Oscar De La Hoya did his part Saturday night to set up a welterweight showdown with Felix Trinidad, stopping Oba Carr with a thunderous left hook in the 11th round to defend his WBC welterweight title for the ninth time.
De La Hoya appeared on his way to winning an unimpressive decision when he dodged a left hand and then landed a left hook that sent the challenger sprawling on the canvas.
Carr was up at the count of three, but was wobbly and referee Richard Steele moved in to stop the fight at 55 seconds of the 11th round.
De La Hoya had knocked down Carr in the first round, but did little over the next nine rounds to sell a Sept. 18 fight with Trinidad that will make him $15 million.
Trinidad must beat Hugo Pineda next week in his IBF welterweight title defense to secure the fight between the two undefeated champions.
It was the 31st win in as many fights for De La Hoya and the 19th time he has left the ring with a championship belt around his waist. Yet it was not the kind of performance that he anticipated until he landed the punch that ended the bout.
Though the scoring was lopsided partly because of two points taken from Carr for butting and low blows in the seventh round Carr was competitive most of the fight.
At the time the fight was stopped, De La Hoya led by seven points on one card, five on a second and three on a third. The Associated Press had De La Hoya ahead by seven points.
"Let's get it on," De La Hoya said of the fight with Trinidad. "It will be the fight of the century."
De La Hoya said he had a "personal problem" in the second round that caused him to back off Carr. He did not specify what the problem was, but promoter Bob Arum said he hurt one of his hands.
"After the second round I couldn't do the things I wanted to do," he said. "I had to use my legs more."
De La Hoya had gone into the fight promising to revert to the style that had gotten him 18 knockouts in his first 22 fights. Since then, he has gone the distance in four of his last eight fights.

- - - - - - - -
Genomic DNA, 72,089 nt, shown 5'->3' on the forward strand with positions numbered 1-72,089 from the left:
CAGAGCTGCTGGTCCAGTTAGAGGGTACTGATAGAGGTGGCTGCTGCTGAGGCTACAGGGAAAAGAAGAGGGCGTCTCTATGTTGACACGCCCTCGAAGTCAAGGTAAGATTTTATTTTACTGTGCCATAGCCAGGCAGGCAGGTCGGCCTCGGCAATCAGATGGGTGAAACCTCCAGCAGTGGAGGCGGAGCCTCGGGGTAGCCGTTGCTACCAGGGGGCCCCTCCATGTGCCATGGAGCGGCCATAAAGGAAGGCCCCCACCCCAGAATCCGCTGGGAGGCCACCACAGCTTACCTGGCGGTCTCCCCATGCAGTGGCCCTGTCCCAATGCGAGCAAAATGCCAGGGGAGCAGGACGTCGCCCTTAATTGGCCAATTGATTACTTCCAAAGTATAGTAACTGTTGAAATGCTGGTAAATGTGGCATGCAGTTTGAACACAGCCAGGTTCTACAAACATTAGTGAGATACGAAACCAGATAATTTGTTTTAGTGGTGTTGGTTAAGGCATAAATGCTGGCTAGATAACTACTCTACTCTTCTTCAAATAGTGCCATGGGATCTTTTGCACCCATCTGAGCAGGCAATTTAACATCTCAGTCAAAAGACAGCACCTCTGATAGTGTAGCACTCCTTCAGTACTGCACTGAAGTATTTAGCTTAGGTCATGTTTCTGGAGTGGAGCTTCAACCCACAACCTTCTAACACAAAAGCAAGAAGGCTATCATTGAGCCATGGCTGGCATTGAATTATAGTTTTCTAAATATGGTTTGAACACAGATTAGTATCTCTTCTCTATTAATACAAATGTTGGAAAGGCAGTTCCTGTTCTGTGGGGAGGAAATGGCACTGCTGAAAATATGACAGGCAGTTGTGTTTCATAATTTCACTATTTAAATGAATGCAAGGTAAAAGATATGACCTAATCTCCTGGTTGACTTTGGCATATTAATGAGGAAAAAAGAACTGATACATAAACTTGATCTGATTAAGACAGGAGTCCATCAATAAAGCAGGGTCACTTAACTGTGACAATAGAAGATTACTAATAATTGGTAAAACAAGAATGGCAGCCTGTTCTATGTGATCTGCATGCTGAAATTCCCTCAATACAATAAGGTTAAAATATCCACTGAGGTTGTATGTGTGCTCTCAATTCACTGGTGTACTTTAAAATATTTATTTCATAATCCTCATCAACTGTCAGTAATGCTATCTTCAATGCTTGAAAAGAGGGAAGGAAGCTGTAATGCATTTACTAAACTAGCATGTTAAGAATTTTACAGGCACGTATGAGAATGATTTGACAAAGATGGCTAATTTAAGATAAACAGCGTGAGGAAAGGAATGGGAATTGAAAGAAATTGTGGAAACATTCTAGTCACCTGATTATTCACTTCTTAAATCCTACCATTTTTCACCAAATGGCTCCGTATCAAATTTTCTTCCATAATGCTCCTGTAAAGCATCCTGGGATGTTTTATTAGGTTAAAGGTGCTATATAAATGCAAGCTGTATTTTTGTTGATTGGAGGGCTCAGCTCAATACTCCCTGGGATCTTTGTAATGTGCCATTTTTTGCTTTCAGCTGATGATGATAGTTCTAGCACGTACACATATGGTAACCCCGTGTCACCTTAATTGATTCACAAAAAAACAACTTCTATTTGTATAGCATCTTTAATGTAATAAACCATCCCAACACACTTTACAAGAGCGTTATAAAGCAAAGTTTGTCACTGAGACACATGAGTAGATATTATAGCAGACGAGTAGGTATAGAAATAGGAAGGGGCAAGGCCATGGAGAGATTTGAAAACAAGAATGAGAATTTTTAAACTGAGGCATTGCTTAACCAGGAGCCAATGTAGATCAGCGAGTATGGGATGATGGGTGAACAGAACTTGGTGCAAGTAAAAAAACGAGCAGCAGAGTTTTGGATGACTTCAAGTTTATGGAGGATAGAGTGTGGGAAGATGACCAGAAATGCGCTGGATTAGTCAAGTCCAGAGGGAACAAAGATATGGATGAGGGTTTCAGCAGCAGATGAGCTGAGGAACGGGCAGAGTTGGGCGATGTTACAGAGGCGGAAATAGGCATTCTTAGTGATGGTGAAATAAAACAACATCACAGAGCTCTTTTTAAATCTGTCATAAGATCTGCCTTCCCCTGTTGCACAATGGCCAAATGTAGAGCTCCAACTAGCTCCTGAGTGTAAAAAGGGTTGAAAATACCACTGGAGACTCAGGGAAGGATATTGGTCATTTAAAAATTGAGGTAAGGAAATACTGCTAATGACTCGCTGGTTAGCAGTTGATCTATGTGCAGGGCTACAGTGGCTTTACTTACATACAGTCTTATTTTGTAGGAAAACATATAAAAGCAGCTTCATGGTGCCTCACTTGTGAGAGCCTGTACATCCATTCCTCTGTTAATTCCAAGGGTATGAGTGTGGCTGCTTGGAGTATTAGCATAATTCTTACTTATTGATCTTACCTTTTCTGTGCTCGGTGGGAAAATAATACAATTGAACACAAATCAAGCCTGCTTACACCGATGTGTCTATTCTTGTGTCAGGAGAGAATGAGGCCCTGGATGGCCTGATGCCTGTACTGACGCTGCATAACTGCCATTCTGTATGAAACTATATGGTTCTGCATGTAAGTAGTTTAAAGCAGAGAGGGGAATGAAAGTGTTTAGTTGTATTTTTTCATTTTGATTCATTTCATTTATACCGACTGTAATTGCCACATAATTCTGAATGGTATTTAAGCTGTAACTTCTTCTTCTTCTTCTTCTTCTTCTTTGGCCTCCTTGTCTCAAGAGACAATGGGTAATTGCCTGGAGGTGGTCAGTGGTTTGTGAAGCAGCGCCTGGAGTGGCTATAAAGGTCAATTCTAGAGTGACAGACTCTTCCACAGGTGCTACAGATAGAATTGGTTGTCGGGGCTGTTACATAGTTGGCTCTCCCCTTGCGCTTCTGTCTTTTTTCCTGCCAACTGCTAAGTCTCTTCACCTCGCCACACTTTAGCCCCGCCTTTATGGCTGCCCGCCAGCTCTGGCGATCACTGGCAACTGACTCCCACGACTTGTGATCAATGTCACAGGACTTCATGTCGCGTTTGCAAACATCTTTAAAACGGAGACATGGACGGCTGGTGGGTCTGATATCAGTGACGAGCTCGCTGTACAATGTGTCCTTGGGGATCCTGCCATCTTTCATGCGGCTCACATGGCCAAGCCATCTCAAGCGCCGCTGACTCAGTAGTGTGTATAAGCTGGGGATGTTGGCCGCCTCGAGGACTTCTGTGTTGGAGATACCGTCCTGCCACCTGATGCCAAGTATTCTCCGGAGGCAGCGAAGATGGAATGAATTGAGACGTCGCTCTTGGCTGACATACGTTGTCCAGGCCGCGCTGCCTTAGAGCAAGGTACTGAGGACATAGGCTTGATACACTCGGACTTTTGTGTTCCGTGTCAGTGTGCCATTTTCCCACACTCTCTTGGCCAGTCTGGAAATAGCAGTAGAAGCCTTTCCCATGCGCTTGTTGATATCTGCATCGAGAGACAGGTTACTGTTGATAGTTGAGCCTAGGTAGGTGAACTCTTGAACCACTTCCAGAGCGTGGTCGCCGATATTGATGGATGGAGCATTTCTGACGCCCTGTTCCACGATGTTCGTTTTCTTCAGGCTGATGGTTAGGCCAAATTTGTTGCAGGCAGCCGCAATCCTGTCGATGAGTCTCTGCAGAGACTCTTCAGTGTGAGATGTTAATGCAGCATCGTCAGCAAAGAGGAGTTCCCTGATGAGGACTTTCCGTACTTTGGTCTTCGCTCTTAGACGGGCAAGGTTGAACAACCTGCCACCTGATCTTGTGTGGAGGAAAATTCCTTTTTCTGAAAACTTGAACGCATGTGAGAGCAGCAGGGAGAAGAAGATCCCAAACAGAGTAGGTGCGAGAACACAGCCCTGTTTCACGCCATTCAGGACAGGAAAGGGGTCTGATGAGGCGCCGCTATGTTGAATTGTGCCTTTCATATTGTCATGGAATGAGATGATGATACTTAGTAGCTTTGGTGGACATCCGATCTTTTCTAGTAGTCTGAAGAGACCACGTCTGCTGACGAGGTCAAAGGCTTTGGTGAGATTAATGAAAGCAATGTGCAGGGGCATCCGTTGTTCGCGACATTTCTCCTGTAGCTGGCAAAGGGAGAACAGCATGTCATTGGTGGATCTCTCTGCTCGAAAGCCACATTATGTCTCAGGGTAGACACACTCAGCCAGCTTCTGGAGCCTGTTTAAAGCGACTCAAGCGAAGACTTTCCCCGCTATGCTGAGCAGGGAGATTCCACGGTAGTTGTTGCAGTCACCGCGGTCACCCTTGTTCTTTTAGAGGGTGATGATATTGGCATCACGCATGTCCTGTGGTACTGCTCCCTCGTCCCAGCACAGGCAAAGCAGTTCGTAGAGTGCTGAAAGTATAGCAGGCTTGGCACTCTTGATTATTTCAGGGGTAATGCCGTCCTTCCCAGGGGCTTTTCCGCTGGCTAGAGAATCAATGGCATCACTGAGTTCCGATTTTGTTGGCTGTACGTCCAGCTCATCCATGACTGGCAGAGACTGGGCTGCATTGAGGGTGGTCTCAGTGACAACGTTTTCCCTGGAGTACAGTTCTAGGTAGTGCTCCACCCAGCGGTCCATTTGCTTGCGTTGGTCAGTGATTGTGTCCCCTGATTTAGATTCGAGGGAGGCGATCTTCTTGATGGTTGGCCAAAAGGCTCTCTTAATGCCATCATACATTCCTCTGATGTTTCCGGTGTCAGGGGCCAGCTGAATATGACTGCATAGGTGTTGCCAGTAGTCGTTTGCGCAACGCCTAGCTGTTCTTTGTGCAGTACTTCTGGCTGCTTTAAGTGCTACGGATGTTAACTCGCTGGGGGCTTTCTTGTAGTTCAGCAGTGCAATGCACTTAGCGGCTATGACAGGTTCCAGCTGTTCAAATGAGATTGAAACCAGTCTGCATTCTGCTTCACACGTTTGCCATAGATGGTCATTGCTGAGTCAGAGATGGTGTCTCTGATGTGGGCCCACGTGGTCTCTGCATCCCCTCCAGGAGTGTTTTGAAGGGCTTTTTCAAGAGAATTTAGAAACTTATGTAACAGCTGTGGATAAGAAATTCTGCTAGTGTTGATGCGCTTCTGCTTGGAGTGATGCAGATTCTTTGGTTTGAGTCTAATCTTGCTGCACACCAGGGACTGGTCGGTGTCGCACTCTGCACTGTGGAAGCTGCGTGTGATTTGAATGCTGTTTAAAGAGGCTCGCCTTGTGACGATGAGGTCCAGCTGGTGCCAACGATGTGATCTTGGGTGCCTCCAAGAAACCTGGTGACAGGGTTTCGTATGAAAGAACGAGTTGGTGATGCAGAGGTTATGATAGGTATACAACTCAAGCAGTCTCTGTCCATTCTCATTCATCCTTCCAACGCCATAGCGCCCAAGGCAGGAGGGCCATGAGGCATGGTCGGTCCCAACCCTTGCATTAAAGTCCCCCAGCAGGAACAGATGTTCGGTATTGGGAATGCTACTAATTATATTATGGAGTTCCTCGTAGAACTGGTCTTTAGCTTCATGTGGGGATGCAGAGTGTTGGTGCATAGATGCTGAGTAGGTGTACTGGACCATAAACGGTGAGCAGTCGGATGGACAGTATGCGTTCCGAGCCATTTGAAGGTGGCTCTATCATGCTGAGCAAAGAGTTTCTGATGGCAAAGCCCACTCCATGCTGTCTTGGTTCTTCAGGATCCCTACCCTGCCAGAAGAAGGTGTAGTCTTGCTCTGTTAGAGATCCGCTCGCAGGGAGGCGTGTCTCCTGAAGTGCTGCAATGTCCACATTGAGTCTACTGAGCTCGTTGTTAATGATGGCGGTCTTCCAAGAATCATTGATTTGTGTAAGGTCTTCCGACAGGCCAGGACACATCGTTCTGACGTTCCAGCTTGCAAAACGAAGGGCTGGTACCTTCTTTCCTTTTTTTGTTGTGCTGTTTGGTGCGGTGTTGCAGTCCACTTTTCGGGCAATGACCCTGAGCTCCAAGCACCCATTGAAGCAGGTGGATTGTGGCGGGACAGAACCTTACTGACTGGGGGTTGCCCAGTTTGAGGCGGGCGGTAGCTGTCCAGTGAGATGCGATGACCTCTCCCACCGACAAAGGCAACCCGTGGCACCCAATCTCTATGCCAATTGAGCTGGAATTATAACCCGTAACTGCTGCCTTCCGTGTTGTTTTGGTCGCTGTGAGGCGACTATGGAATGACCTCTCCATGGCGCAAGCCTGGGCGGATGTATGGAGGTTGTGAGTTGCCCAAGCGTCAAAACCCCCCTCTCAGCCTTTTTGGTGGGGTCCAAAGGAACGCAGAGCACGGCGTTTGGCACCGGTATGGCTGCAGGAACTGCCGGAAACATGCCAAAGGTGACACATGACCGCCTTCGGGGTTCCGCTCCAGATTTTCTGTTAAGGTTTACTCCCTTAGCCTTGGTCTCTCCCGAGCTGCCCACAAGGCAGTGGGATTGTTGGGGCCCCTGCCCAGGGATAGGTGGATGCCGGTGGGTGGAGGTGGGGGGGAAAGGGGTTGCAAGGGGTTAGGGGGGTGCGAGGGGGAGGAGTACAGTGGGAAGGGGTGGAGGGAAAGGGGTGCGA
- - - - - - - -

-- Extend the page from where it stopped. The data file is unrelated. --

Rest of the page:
It looked like it would be a short night for Carr when De La Hoya hurt him with a left jab with 1:40 left in the first round, then knocked him down with a left hook with 1:27 left.
Carr got up, however, and lasted the round.
"He can really take a punch," De La Hoya said. "He was rough, he was ready. I felt strong. I put all the pressure on."
Carr (48-3-1), whose only previous losses were to Ike Quartey and Trinidad, said he tried to press the fight but could not get his punches off quickly enough.
"He was very quick. I was in good shape but I got tired," he said.
Carr did not protest Steele stopping the fight, but said he could have gone on.
Ringside punching statistics showed De La Hoya connecting on 240 punches to 157 for Carr, though Carr threw 759 punches to 518 for De La Hoya
Carr, the fourth-ranked contender, was a 10-1 underdog in the fight in which both boxers weighed the class limit of 147 pounds.
De La Hoya earned $5 million for the fight, which drew a crowd that roared for the champion. Carr was paid $350,000.
In another title fight, Floyd Mayweather needed nine rounds to stop last-minute substitute Justin Juuko and retain his WBC super featherweight title.
Mayweather dominated the uneventful fight but never knocked down Juuko until the ninth round, when he landed two rights and seemed to push Juuko to the canvas.
Juuko, who found out only Wednesday that he would be fighting, struggled up at the count of nine, but referee Mitch Halpern counted him out at 1:20 of the round.
It was the third defense of the title for Mayweather, the 1996 Olympian who is 21-0 as a pro with 16 knockouts. But it was a performance that left many in the crowd booing.
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